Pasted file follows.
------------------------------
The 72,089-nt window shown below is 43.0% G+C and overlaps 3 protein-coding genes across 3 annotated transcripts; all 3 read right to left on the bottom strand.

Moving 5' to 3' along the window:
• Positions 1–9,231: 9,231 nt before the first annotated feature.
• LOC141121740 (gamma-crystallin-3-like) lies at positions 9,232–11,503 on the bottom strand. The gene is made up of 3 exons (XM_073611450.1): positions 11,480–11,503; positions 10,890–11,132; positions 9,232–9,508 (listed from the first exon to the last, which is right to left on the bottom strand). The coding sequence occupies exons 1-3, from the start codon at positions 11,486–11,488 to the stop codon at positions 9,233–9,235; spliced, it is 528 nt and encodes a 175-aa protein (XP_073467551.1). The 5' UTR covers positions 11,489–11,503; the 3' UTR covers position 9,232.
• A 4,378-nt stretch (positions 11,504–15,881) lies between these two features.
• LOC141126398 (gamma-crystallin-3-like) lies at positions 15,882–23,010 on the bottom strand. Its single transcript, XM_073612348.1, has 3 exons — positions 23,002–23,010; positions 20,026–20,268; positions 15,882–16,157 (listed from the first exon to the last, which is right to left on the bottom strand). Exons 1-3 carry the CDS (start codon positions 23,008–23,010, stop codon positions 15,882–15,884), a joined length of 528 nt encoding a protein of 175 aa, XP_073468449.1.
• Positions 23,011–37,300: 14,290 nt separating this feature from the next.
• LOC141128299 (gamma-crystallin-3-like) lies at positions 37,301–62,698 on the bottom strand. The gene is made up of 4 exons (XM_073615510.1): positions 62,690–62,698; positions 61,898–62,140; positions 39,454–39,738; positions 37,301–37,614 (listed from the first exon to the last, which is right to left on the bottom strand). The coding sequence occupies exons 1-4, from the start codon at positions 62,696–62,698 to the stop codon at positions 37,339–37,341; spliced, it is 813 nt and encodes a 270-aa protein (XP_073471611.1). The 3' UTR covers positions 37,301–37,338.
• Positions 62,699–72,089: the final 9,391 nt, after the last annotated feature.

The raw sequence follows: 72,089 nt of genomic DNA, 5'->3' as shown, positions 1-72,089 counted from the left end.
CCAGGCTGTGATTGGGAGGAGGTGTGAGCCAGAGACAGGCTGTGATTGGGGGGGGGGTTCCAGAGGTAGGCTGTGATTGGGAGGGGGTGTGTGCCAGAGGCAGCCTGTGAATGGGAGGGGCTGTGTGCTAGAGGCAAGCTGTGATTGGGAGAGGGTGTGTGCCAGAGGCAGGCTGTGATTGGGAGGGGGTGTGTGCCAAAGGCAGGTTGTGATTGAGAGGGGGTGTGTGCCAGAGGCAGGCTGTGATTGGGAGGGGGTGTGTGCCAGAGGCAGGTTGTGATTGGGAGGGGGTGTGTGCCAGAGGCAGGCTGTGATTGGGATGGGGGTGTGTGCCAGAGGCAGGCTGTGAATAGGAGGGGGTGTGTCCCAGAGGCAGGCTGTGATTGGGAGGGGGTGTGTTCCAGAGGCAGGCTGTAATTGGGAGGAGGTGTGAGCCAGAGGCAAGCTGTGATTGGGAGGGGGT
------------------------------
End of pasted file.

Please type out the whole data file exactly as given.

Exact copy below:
The 72,089-nt window shown below is 43.0% G+C and overlaps 3 protein-coding genes across 3 annotated transcripts; all 3 read right to left on the bottom strand.

Moving 5' to 3' along the window:
• Positions 1–9,231: 9,231 nt before the first annotated feature.
• LOC141121740 (gamma-crystallin-3-like) lies at positions 9,232–11,503 on the bottom strand. The gene is made up of 3 exons (XM_073611450.1): positions 11,480–11,503; positions 10,890–11,132; positions 9,232–9,508 (listed from the first exon to the last, which is right to left on the bottom strand). The coding sequence occupies exons 1-3, from the start codon at positions 11,486–11,488 to the stop codon at positions 9,233–9,235; spliced, it is 528 nt and encodes a 175-aa protein (XP_073467551.1). The 5' UTR covers positions 11,489–11,503; the 3' UTR covers position 9,232.
• A 4,378-nt stretch (positions 11,504–15,881) lies between these two features.
• LOC141126398 (gamma-crystallin-3-like) lies at positions 15,882–23,010 on the bottom strand. Its single transcript, XM_073612348.1, has 3 exons — positions 23,002–23,010; positions 20,026–20,268; positions 15,882–16,157 (listed from the first exon to the last, which is right to left on the bottom strand). Exons 1-3 carry the CDS (start codon positions 23,008–23,010, stop codon positions 15,882–15,884), a joined length of 528 nt encoding a protein of 175 aa, XP_073468449.1.
• Positions 23,011–37,300: 14,290 nt separating this feature from the next.
• LOC141128299 (gamma-crystallin-3-like) lies at positions 37,301–62,698 on the bottom strand. The gene is made up of 4 exons (XM_073615510.1): positions 62,690–62,698; positions 61,898–62,140; positions 39,454–39,738; positions 37,301–37,614 (listed from the first exon to the last, which is right to left on the bottom strand). The coding sequence occupies exons 1-4, from the start codon at positions 62,696–62,698 to the stop codon at positions 37,339–37,341; spliced, it is 813 nt and encodes a 270-aa protein (XP_073471611.1). The 3' UTR covers positions 37,301–37,338.
• Positions 62,699–72,089: the final 9,391 nt, after the last annotated feature.

The raw sequence follows: 72,089 nt of genomic DNA, 5'->3' as shown, positions 1-72,089 counted from the left end.
CCAGGCTGTGATTGGGAGGAGGTGTGAGCCAGAGACAGGCTGTGATTGGGGGGGGGGTTCCAGAGGTAGGCTGTGATTGGGAGGGGGTGTGTGCCAGAGGCAGCCTGTGAATGGGAGGGGCTGTGTGCTAGAGGCAAGCTGTGATTGGGAGAGGGTGTGTGCCAGAGGCAGGCTGTGATTGGGAGGGGGTGTGTGCCAAAGGCAGGTTGTGATTGAGAGGGGGTGTGTGCCAGAGGCAGGCTGTGATTGGGAGGGGGTGTGTGCCAGAGGCAGGTTGTGATTGGGAGGGGGTGTGTGCCAGAGGCAGGCTGTGATTGGGATGGGGGTGTGTGCCAGAGGCAGGCTGTGAATAGGAGGGGGTGTGTCCCAGAGGCAGGCTGTGATTGGGAGGGGGTGTGTTCCAGAGGCAGGCTGTAATTGGGAGGAGGTGTGAGCCAGAGGCAAGCTGTGATTGGGAGGGGGT